Speaking about the incarnation of Christ we read in Hebrews 10:5:

Therefore, when Christ came into the world, he said:  “Sacrifice and offering you did not desire, but a body you prepared for me....”

When Christ, the reality of God’s sanctuary, came into the world, He said, “a body you prepared for me.”  What this verse is saying is that Christ did not come into this world to perpetuate the sacrificial system.  He came to be the reality of the sacrificial system.  Therefore we read in verse 6:

...With burnt offerings and sin offerings you were not pleased.

Now what does the writer of the book of Hebrews mean by that?  It was God who gave the sacrificial system.  Then why does He say He has no pleasure?  Is it because of what the Jews did to it?  The Jews took the sacrificial system and gave it merit.  They gave it salvic value and we must never do that to the ceremonies of the New Testament, whether it be baptism or the Lord’s supper.  They are simply reminders or symbols that point us to Christ the reality.  Therefore the writer of Hebrews is saying that God has no pleasure in offering up animals.  He hates it because He has created those animals.  The cross is so expensive a way of saving us that God wants to show the human race what it costs Him to save us.  But the rituals themselves, the animal sacrifice itself, has no value.

Hebrews 10:7:

Then I said, “Here I am — it is written about me in the scroll [in the volume of the book it is written of me] — I have come to do your will, my God.”

That is a quotation from Psalms 40.  Let us turn to that because the writer of Hebrews is giving only a partial quotation.  He took for granted that the Jews knew the whole text but we are not familiar with it so let us look at what the full text says.  Psalm 40:6-8:

Sacrifice and offering you did not desire — but my ears you have opened — burnt offerings and sin offerings you did not require.  Then I said, “Here I am, I have come — it is written about me in the scroll.  I desire to do your will, my God; your law is within my heart.”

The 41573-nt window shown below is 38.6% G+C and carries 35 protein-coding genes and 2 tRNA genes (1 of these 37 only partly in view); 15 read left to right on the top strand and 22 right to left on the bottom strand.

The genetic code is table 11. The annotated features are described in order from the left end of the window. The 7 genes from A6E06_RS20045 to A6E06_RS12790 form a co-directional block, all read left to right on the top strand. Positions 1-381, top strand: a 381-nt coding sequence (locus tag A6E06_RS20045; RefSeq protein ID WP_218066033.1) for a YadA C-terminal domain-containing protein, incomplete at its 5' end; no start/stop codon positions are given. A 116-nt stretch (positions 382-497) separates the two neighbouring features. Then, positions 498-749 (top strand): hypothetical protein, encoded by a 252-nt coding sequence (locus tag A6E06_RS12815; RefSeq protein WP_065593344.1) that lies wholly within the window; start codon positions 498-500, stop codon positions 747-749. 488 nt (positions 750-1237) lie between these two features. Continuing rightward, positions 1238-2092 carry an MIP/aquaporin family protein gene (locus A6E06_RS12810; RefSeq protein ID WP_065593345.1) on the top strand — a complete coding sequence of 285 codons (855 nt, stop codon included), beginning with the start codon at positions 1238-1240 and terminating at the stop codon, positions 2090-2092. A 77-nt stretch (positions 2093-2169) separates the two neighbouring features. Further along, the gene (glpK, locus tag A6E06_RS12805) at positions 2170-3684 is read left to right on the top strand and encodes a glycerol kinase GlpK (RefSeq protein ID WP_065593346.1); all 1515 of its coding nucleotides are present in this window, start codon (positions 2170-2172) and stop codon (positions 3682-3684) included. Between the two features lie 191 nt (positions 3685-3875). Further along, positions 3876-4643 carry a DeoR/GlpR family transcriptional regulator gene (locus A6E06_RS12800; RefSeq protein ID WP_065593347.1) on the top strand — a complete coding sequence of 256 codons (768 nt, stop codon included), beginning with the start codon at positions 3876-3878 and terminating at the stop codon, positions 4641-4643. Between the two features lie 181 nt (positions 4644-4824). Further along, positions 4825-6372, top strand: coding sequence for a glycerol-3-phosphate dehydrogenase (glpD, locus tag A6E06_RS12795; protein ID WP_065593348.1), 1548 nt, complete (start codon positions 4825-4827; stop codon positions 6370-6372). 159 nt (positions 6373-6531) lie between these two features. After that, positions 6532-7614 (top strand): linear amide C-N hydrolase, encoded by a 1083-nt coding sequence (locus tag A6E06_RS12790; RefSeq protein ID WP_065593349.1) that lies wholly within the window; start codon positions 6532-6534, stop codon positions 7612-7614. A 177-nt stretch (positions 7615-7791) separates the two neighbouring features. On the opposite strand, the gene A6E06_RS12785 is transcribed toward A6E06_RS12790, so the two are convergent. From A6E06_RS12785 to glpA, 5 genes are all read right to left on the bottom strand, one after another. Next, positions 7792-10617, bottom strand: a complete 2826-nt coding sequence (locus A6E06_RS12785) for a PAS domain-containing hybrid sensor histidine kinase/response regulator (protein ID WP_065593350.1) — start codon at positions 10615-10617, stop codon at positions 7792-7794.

The law here is the Torah, the first five books of the Old Testament and in that law are given all the types and symbols of the reality.  When Jesus was on this earth, in Matthew 5:17 He said:

Do not think that I have come to abolish the Law or the Prophets; I have not come to abolish them but to fulfill them.

This is what Hebrews 10 is saying.  The will of God is our redemption or our restoration.  We read, for example, in John 3:17 that God sent forth His Son not to condemn:

For God did not send his Son into the world to condemn the world, but to save the world through him.

Galatians 4:4, to redeem us from under the law that we may be adopted as His sons and daughters.

But when the set time had fully come, God sent his Son, born of a woman, born under the law....

Hebrews 10:8:

First he said, “Sacrifices and offerings, burnt offerings and sin offerings you did not desire, nor were you pleased with them” — though they were offered in accordance with the law.

That is the type.  A clearer picture of the type, talking about the sacrificial system is found in Hebrews 9:9:

This is an illustration for the present time, indicating that the gifts and sacrifices being offered were not able to clear the conscience of the worshiper.

There was no salvic value in that sacrificial system.  Verse 10:

They are only a matter of food and drink and various ceremonial washings — external regulations applying until the time of the new order.

So in Hebrews 10:8 the writer is saying, this sacrificial system has no value: